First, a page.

Location: 11 museums on the National Mall, six others across Washington, D.C.
Completely free of charge and open every day of the week, the Smithsonian Institution provides its visitors with a wonderful way to learn more about the city. The best place to start exploring is the National Mall, home to 11 Smithsonian museums and galleries. Here you can see the Hope Diamond and an impressive collection of dinosaur fossils at the National Museum of Natural History, or the ruby slippers from “The Wizard of Oz” at the National Museum of American History. The National Museum of African American History and Culture, which opened last fall, is the newest addition to the National Mall, and is a must-see for visitors and residents of the District.
Beyond the mall, check out the six other Smithsonian locations across Washington, D.C. Next to the Verizon Center are the American Art Museum and the National Portrait Gallery, which features the largest collection of presidential portraiture outside of the White House. Another popular Smithsonian attraction is the world-famous National Zoo, home to the beloved pandas Tian Tian, Mei Xiang and Bei Bei and 1,800 other animals.
Also be sure to check out the Renwick Gallery, which houses American craft and decorative arts.
The Freer Gallery of Art and Arthur M. Sackler Gallery, which showcase the Smithsonian’s Asian art collections, will reopen this October after renovations.
Location: Sixth Street and Constitution Ave. NW
Separate from the Smithsonian but also located along the National Mall is the National Gallery of Art. Also free-of-charge, the National Gallery is composed of the East and West Buildings and the Sculpture Garden. The East Building, which showcases modern and contemporary art, reopened last September after major renovations, and now features a brand-new roof terrace and two tower galleries. The West Building houses the gallery’s European and American collection and includes works by Van Gogh and Rembrandt, as well as the only Da Vinci painting in the Americas.
In addition to artwork, the National Gallery also offers free concerts throughout the year, most of which take place on Sundays. During the winter, tourists and students alike can go and enjoy the ice rink in the Sculpture Garden.
National Museum of Women in the Arts
Price: $8 for students with ID
Location: 1250 New York Ave. NW
Just a few blocks away from the White House is the only major museum in the world dedicated solely to women in the arts. The National Museum of Women in the Arts has more than 4,500 works dating from the 16th century up to the present, and features various media: paintings, photos, ceramics, videos and more. Admission for students is $8, but on its Community Day — the first Sunday of every month — admission is free. In addition to its showcasing a variety of artworks, the museum hosts lectures, gallery talks, workshops, film screenings and performances.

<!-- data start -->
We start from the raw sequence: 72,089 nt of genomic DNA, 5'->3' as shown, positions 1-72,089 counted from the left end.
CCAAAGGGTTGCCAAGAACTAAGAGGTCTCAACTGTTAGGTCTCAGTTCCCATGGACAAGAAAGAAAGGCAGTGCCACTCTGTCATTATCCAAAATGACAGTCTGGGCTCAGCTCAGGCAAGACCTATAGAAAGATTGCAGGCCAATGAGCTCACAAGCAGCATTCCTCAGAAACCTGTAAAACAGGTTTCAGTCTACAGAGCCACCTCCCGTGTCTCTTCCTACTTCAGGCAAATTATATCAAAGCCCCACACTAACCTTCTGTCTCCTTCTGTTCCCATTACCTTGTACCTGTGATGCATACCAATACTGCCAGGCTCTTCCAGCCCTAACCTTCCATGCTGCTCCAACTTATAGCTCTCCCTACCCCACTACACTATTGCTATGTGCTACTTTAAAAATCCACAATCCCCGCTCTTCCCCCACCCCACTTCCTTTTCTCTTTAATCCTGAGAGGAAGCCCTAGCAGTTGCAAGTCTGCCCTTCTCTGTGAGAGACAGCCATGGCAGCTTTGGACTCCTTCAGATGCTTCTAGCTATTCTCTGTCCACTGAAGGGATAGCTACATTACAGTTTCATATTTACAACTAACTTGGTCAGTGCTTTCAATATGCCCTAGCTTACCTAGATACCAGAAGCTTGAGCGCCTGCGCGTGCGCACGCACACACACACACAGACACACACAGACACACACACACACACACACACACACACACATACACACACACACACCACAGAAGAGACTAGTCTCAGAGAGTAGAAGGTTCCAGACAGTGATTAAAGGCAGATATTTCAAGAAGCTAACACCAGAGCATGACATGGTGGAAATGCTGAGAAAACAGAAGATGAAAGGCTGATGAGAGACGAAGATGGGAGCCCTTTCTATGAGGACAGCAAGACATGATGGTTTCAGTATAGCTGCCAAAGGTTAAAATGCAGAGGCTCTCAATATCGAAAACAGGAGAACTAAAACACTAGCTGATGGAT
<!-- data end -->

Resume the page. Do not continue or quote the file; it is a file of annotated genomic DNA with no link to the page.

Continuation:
Price: $22.46 + tax for students with ID
Location: 555 Pennsylvania Ave. NW
One of the most popular destinations in the District, the Newseum is an interactive, seven-level museum with thirty galleries and theaters. Some of its most moving and compelling exhibits are those on 9/11, the First Amendment and the Berlin Wall, which features the largest display of the wall outside Germany. The Newseum also features a fun exhibit on the presidents and their pets titled “First Dogs,” as well as “1967: Civil Rights at 50,” an exhibit that explores the Civil Rights movement of the 1960s. The Newseum also has an interactive newsroom in which visitors can pretend to be a television reporter working on a news story, as well as the popular “Today’s Front Pages” gallery, which features 80 current-day newspaper covers from around the world. Although its cost of admission is quite high relative to other museums in D.C., the Newseum has enough to keep visitors busy for the two-day period during which the pass is valid.
United States Holocaust Memorial Museum
Location: 100 Raoul Wallenberg Pl. SW
The United States Holocaust Memorial Museum was established to honor the victims of the Holocaust and promote human dignity while denouncing genocide. It is perhaps most well-known for its permanent exhibition, which spans all three floors of the building and presents a narrative history of the Holocaust through photos, video, eyewitness testimonies and other artifacts. The museum’s emphasis on preventing further genocide is seen in additional exhibits that examine the genocides of Rwanda, Bosnia-Herzegovina and Darfur. The museum’s scope and depth mean that visitors can spend multiple hours exploring all it has to offer. Entry to the museum is free, and it is located right off the National Mall, roughly between the Washington Monument and the Jefferson Memorial.
The Phillips Collection
Price: By donation Tuesday through Friday, $8 for students with ID on weekends
Location: 1600 21st St. NW
Set in the home of founder Duncan Phillips in Dupont Circle, this art museum — the first modern art museum in the United States — showcases a vast collection of European and American modernist, impressionist and contemporary artists. The Phillips Collection features well-recognized names like El Greco, Matisse, Renoir, Monet and O’Keefe, and any art lover should make sure to check it out.
Unlike larger art museums, the Phillips Collection has a more intimate setting, making it the perfect venue for special events, like “Phillips after 5.” The museum hosts this event on the first Thursday of each month; mixing art and entertainment, the event typically features speakers, live jazz, food and drinks. The Phillips Collection also hosts classical chamber music concerts every Sunday, from October through May — a tradition that dates back more than 75 years.